STATE COURT CASES
ALTERNATIVE DISPUTE RESOLUTION — ARBITRATION
Borough of East Rutherford v. East Rutherford PBA Local 275, Sup. Ct. (LaVecchia, J.) (42 pp., including dissent by Patterson, J.) The arbitration award is sustained because it was not procured by undue means, the arbitrator did not exceed her authority, the award was not contrary to existing law or public policy, and the award was a reasonably debatable interpretation of the collective-bargaining agreement.
Freeman v. Freeman, App. Div. (per curiam) (9 pp.) The appellate panel reviews an award in favor of defendant William Freeman based on a claim that plaintiff Debra Jones-Freeman failed to reasonably dispose of the former marital home following William’s default in his obligation to buy out Debra’s interest and his failure to make the monthly mortgage payments. The panel affirms the judge’s finding that Debra breached the fiduciary duty she owed William but remands for reconsideration of the amount of the award. Because Debra could not adequately explain why she allegedly walked away from the closing with nothing, the judge correctly found that Debra was careless in the manner in which she handled this transaction. In determining the damages due William, the judge correctly reconstructed what would have been a reasonable arms-length transaction and arrived at an amount the parties would have received if such transaction had occurred. It does not appear that William’s share was appropriately reduced as a result of his failure to make the mortgage payments from the time of the judgment of divorce until the closing of title, and it is not clear whether the award took into account any mortgage payments Debra made prior to the sale or other amounts due to Debra from William that remain unpaid. A remand is necessary for the judge’s consideration of these circumstances.
Zaun v. Franklin Mutual Insurance Company, App. Div. (per curiam) (9 pp.) Plaintiff owns property that is insured by defendant Franklin Mutual Insurance Company (FMI). On July 27, 2010, plaintiff discovered water damage to the premises, alleged in his complaint to be in excess of $75,000, caused by a broken feed line to a toilet. The ensuing claim was denied by FMI because section four of plaintiff’s homeowner’s policy provides that if the insured premises had been vacant for sixty days or more, coverage was "suspended." Here, plaintiff appeals the grant of summary judgment to FMI. The appellate panel affirms the grant of summary judgment based on the trial judge’s finding that plaintiff had not filed within the one-year suit limitation period specified in his homeowner’s policy. Plaintiff was told in plain language in a declination letter that it was necessary for him to institute litigation within twelve months and he failed to do so. Plaintiff, by virtue of the language in the policy and the declination letter, was on notice of the relevant time frame and failed to act within it.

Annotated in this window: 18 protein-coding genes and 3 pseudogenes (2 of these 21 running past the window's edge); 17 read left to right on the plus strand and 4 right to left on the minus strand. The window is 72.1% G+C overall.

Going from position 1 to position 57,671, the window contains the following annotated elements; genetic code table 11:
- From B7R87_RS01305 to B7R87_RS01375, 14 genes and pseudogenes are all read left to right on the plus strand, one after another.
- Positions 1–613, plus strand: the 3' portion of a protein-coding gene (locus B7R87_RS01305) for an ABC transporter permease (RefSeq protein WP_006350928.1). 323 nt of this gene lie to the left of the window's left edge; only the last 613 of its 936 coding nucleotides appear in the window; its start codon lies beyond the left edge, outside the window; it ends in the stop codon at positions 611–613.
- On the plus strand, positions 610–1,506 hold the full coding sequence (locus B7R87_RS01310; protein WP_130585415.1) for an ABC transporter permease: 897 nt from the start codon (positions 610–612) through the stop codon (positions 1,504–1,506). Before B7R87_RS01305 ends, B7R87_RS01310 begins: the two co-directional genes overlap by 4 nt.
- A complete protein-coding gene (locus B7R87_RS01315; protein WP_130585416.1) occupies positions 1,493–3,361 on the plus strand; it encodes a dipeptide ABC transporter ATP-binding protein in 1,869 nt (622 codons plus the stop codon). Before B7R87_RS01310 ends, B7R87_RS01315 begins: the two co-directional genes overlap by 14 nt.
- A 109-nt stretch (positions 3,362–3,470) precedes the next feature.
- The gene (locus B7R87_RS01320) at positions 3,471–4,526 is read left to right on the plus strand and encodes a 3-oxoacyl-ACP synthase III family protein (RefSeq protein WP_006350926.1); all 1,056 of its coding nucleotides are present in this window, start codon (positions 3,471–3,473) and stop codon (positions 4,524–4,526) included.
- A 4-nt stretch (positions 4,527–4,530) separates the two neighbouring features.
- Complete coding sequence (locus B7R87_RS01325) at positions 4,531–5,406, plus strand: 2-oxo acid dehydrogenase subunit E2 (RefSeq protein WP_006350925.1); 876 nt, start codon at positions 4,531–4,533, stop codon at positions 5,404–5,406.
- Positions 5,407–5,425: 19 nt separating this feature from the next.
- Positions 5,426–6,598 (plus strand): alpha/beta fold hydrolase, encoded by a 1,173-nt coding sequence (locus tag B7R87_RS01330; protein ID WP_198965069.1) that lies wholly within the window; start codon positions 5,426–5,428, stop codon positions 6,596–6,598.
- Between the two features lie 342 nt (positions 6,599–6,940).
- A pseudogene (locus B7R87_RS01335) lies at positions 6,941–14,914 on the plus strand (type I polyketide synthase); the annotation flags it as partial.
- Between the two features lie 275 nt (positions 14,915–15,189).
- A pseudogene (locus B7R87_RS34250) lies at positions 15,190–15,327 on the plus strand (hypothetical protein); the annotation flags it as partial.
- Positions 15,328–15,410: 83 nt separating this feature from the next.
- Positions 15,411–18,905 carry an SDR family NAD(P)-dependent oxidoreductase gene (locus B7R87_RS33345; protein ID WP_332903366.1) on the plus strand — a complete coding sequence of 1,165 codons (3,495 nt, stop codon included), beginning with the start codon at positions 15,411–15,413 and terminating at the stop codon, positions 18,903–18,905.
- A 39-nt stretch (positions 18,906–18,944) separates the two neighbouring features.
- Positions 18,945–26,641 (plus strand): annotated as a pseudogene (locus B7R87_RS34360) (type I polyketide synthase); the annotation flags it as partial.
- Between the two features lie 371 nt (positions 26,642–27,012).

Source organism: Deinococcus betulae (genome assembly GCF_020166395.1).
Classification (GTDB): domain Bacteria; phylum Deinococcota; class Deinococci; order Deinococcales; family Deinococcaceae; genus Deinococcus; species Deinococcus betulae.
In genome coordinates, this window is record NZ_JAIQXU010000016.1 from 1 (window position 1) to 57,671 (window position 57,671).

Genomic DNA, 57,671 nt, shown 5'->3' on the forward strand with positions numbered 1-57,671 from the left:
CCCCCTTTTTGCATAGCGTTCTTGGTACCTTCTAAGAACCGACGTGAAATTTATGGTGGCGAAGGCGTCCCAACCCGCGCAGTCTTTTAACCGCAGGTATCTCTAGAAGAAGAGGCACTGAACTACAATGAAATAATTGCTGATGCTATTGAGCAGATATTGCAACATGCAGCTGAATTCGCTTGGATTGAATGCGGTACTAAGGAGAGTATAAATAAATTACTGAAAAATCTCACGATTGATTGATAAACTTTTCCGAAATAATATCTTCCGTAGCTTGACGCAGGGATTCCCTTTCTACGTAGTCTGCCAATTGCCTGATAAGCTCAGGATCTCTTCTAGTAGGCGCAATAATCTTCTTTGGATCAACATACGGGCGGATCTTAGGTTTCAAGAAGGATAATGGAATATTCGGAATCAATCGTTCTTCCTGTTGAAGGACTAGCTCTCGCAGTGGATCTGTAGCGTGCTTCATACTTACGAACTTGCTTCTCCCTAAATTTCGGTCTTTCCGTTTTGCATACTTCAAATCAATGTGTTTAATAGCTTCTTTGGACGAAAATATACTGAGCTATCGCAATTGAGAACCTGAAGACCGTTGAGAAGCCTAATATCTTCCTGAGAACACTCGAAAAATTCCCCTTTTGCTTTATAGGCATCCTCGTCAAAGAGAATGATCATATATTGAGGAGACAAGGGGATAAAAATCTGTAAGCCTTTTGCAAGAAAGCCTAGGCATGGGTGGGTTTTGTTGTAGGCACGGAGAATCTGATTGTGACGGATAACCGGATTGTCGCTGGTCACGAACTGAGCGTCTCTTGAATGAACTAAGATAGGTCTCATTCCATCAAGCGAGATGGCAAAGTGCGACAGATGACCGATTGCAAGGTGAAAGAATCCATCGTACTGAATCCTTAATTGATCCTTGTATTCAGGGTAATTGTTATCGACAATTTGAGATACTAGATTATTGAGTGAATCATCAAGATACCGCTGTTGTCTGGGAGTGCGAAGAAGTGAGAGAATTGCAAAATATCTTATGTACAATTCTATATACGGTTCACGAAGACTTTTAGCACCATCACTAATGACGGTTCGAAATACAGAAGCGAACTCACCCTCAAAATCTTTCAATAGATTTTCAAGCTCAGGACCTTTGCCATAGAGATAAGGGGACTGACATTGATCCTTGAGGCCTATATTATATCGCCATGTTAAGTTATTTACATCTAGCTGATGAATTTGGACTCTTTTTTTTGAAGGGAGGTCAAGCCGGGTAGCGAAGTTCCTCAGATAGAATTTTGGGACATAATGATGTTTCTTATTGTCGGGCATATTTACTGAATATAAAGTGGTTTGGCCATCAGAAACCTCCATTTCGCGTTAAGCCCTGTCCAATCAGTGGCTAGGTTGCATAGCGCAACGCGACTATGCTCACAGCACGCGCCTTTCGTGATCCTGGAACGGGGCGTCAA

LABOR AND EMPLOYMENT
Hudson County P.B.A. Local 334 v. County of Hudson, Law. Div.-Hudson Cy. (
Sarkisian, J.S.C.) (16 pp.) Plaintiffs, Hudson County sheriff’s officers, and their union, Hudson County Sheriff Officer’s P.B.A. Local 334, filed this Order to Show Cause seeking preliminary injunctive relief compelling Hudson County to return both officers to Step 5 of the salary scale after being reduced to Step 2 upon being rehired following a layoff, and for back pay. Defendant County of Hudson opposes the Order to Show Cause, arguing that the dispute is subject to a binding arbitration clause in the governing Collectively Negotiated Agreement (“CNA”). The County filed a motion to dismiss for lack of subject matter jurisdiction and further contends that even if the Court had jurisdiction, a preliminary injunction should be denied on numerous other grounds. The court rejects plaintiff’s argument that the court has jurisdiction because this case involves a question of law as to the interpretation of N.J.S.A. 40A9-117, which establishes a Sheriff’s ability to fix the salaries of his personnel, and its conflict with N.J.S.A. 40A:14-180, which establishes the Rice List. The officers dispute the level of compensation to which they are entitled, which is a matter that clearly falls within the scope of the CNA. The court concludes the dispute is a “grievance” as defined by the CNA and subject to the Grievance and Arbitration Procedure and must be resolved by arbitration.
Defendants’ motion to dismiss is granted.